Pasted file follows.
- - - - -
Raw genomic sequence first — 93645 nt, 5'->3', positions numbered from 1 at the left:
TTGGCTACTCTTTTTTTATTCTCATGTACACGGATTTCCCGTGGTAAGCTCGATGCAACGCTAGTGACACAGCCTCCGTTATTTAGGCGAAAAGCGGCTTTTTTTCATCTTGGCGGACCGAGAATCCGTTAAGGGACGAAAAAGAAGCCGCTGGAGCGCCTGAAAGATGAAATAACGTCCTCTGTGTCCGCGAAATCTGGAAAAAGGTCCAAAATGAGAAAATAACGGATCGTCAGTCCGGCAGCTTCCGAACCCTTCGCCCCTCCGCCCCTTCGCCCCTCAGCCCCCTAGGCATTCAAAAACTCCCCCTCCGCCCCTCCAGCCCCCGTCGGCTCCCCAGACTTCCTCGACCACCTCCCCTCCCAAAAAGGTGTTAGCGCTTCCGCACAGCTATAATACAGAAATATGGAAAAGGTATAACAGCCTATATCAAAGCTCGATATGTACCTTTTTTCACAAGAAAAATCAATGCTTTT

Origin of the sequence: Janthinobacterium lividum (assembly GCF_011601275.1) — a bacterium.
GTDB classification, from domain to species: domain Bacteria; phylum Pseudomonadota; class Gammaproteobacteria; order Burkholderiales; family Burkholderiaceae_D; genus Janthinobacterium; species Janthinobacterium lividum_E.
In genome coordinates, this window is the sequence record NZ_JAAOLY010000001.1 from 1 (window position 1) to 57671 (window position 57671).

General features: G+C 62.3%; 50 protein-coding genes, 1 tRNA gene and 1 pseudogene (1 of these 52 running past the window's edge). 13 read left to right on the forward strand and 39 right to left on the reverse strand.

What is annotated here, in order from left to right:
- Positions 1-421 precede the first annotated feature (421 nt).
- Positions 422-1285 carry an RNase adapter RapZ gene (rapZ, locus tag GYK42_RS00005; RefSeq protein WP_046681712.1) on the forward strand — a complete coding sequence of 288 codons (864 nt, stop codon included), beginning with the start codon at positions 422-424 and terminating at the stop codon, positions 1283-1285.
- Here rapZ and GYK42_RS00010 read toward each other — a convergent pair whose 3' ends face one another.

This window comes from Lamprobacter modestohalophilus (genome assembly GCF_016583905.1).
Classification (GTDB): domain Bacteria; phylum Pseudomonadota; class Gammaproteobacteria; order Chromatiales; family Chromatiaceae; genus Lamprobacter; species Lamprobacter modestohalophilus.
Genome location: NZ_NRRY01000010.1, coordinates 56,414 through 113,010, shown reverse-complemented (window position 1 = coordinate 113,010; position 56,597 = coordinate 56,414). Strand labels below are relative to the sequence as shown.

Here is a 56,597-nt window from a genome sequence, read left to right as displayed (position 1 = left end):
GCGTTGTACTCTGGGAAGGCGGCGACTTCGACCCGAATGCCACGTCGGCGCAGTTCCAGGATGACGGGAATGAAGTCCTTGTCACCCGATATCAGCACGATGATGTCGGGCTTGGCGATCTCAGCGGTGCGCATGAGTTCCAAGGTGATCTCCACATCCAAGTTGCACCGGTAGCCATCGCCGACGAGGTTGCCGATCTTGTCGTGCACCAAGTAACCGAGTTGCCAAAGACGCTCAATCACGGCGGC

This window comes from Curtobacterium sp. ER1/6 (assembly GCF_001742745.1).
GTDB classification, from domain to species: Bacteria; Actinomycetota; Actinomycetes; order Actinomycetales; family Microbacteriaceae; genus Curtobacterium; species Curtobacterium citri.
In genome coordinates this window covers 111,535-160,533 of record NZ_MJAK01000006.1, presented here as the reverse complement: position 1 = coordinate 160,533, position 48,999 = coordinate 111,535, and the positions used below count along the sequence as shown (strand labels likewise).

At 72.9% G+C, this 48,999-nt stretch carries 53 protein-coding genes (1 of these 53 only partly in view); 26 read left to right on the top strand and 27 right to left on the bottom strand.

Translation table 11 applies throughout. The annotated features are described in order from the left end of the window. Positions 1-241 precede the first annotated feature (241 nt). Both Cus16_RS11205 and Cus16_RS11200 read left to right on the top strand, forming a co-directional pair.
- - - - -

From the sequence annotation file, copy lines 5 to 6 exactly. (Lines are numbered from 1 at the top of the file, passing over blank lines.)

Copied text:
In genome coordinates, this window is the sequence record NZ_JAAOLY010000001.1 from 1 (window position 1) to 57671 (window position 57671).

General features: G+C 62.3%; 50 protein-coding genes, 1 tRNA gene and 1 pseudogene (1 of these 52 running past the window's edge). 13 read left to right on the forward strand and 39 right to left on the reverse strand.